• A Critical Reader(s) on Law and Society in/on/from Africa – this volume is intended as a “course reader” for students and centres on a critical linking together of African scholarship, in which the text of that scholarship dominates.
  • A Repository of African Law and Society Scholarship – the aim here is to establish an accessible, thematically-organised, online repository of African research and teaching materials. This will include historical books and journals that are out of print and/or copyright, grey materials and research reports, and links to contemporary scholarship.

The work of the IRC builds on work done in the University of Cape Town (UCT) Public Law LLM/MPhil course on Law and Society in Africa, and a workshop hosted by the National Research Foundation Chair in Security and Justice and the Centre for Law and Society (UCT) in 2019 on Teaching African Law and Society.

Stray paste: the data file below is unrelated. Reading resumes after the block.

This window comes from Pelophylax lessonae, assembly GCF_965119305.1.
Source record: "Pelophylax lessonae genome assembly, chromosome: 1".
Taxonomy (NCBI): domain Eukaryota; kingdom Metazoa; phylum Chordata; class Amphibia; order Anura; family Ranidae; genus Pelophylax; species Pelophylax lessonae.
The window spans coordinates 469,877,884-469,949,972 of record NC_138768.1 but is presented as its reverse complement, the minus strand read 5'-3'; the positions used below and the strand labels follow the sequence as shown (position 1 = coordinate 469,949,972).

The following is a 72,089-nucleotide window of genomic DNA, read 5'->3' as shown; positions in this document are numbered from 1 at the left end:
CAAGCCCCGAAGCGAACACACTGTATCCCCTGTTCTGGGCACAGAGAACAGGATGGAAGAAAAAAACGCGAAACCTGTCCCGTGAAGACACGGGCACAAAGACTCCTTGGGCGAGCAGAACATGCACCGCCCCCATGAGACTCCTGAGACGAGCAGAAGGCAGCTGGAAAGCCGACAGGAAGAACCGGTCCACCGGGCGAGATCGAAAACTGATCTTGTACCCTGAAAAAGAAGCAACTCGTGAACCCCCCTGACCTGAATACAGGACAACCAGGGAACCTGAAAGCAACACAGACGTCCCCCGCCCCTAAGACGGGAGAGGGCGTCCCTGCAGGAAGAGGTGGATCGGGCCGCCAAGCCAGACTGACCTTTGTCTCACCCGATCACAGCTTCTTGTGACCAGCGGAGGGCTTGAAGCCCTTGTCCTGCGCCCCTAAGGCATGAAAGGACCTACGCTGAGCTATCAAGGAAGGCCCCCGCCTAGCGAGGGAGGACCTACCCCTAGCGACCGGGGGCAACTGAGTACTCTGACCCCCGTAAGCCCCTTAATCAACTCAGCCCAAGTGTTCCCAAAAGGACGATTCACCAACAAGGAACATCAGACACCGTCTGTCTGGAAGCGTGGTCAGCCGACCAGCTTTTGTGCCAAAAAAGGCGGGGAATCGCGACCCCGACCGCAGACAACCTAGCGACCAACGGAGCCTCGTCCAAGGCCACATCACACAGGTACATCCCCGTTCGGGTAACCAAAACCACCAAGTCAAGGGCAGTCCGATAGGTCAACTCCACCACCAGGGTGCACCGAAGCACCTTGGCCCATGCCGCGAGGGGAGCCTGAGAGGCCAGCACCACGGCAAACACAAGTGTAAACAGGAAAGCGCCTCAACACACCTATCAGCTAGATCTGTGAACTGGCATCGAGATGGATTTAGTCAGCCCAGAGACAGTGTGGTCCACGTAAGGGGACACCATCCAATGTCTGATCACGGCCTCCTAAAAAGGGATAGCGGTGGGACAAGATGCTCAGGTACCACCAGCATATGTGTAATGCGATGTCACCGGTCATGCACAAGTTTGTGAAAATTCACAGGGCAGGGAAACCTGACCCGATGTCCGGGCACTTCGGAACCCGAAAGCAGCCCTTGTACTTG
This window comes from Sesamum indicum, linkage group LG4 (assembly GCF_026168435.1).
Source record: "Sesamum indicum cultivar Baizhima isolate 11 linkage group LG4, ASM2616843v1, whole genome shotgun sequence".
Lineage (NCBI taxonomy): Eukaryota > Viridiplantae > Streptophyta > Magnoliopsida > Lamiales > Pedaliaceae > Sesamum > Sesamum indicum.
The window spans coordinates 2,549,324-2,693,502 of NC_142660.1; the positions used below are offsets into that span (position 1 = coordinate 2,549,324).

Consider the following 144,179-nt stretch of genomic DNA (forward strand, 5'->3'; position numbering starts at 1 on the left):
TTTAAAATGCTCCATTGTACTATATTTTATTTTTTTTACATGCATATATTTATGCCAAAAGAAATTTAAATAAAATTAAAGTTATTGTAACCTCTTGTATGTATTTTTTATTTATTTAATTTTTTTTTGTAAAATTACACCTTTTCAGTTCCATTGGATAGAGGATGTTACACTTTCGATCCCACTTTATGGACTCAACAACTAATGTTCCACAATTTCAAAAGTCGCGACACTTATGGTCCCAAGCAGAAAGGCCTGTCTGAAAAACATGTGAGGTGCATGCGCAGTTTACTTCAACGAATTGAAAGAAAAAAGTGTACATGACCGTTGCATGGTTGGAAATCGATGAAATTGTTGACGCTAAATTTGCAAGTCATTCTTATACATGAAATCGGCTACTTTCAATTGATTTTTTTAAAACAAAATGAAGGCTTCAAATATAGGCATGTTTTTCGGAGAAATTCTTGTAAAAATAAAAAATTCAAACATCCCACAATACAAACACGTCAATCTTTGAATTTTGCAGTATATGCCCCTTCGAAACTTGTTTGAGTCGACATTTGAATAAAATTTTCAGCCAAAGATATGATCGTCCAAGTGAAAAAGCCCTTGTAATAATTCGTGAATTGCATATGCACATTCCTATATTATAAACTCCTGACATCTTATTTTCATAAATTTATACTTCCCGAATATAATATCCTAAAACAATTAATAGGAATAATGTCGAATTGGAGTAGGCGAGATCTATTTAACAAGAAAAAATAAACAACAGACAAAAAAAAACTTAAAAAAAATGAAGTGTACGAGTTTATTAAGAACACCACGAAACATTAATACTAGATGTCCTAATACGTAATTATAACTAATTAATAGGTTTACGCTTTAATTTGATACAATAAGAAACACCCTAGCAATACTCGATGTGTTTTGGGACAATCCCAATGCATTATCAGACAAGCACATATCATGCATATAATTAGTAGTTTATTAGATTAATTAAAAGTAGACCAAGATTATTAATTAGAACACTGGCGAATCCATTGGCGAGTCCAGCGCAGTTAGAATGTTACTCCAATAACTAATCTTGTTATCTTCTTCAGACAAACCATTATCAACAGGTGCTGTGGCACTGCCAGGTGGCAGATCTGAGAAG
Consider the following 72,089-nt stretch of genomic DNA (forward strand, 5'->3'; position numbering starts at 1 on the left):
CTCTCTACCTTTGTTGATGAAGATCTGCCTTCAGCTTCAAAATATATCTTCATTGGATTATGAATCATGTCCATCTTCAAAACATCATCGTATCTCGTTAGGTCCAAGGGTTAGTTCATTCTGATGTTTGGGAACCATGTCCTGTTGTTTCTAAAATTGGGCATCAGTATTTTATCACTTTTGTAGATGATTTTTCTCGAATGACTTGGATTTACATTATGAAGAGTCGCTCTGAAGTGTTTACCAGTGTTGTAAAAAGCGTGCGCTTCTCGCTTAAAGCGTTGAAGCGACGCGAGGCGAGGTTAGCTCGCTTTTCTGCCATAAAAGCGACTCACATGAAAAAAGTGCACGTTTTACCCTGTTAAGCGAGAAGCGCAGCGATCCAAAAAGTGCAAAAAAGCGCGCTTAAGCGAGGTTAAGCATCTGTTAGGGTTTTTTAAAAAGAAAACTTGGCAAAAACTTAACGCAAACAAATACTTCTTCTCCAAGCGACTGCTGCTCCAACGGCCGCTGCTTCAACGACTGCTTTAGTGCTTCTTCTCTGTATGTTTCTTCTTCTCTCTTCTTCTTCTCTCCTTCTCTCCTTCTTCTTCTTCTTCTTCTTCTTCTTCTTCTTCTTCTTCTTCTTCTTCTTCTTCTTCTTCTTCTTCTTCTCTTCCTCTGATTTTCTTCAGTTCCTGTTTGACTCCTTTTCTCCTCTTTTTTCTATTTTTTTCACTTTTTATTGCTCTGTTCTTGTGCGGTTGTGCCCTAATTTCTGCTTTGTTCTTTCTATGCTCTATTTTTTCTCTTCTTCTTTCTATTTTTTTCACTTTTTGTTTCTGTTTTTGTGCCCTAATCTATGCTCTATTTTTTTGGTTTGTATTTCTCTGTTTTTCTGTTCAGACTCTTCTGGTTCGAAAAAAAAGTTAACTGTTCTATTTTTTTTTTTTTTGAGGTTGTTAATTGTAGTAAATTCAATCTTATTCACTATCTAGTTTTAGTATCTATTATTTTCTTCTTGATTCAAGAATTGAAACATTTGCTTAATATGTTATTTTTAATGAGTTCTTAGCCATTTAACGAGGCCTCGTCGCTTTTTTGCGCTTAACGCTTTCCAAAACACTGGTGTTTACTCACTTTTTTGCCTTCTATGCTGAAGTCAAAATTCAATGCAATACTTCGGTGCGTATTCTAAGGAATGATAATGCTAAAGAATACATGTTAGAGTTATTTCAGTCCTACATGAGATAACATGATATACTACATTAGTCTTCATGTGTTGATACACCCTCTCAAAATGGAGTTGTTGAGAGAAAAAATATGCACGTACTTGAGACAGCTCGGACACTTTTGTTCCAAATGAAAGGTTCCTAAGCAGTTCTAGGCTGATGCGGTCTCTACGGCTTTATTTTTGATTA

Comparative Perspectives on Autocratic Legalism: Brazil, India, and South Africa

Across the globe, authoritarian regimes are using law to undermine democracy and weaken political and social rights. Yet, there continues to be investments in law to resist authoritarianism and protect liberal democracy. The aim of this project – also established as an International Research Collaborative within LSA – is to study this complex interplay between populist authoritarianism and law in three large developing countries: Brazil, India and South Africa.